Now coming to the manufacturing scenario. We barely claim out of one crisis and got into another i.e. the Russia Ukraine war. It’s scrambled the countries to run towards energy security than doing the renewable story, the right thing. That’s when prices started going up, pre-BCD there was almost a 15% hike in the module prices. Now the BCD comes in, now I am the developer I suppose, I have a signed PPA or I am about to sign but where is my sourcing. The BCD for the manufactures was supposed to be a good thing, and they were supposed to help me out as an Indian support system. What happened to them. They also faced this 25% cell tariff. So, their cost itself went up even as other parts of the BOS are also inching higher and imported. The Indian manufacturers had no other option but hike their prices. That’s where the decision dilemma came in and the fresh capacities could not be built. The uncertainty has also made investors jittery. Most of the top Indian solar industry developers have got investments from outside countries. Or there are PE funds that have set up firms here. Everybody now wants to slow down-they want to see where the module price is going. Module price increase affected us more because of the BCD. Coming to the global phenomenon, Indian manufacturers saw merit in exporting the module than supplying in India. Not only modules, invertors even. Thus capacity started becoming a strain. This is where the whole 2022 story rests. Even if we talk about March, we are hardly 45 days away I don’t see much capacity getting added.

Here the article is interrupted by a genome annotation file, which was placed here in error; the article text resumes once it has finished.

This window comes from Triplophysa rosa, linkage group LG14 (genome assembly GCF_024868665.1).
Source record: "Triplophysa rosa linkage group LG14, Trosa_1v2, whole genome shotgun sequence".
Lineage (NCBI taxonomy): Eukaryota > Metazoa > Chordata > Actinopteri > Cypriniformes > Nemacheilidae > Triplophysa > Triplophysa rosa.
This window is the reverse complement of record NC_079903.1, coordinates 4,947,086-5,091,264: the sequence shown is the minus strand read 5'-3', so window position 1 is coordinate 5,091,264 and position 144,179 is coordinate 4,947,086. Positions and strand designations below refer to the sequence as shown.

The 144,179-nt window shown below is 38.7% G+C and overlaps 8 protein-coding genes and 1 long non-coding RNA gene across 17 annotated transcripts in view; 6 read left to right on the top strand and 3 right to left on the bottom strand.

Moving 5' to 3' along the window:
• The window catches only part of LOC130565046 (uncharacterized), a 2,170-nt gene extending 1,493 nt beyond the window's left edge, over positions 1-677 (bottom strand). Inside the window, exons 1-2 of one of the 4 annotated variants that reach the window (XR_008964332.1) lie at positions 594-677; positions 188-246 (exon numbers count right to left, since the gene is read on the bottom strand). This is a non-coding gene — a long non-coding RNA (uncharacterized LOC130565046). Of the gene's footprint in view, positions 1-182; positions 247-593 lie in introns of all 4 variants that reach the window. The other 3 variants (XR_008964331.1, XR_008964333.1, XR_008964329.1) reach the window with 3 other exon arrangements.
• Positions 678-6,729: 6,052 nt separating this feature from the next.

How can the market get out of this rut?

The C&I market. We have already started seeing this, with the likes of Amazon coming in to purchase renewable energy. What will enable more firms to join is policies on open access, green energy rules and all of that. We also expect to see module price softening, which has already started happening. So post April, the commodity prices should also start stabilizing, plus the new capacity addition in the manufacturing towards the end of the year. I can’t put a number, but definitely C&I will lead the show in 2023.

Having learnt the lessons from aggressive bid tariffs, we expect far better progress now from developers.

With higher than expected demand growth, we have also seen prices on power exchanges trending higher or at comfortable levels for generators all of last year. Is that set to change dynamics in the future?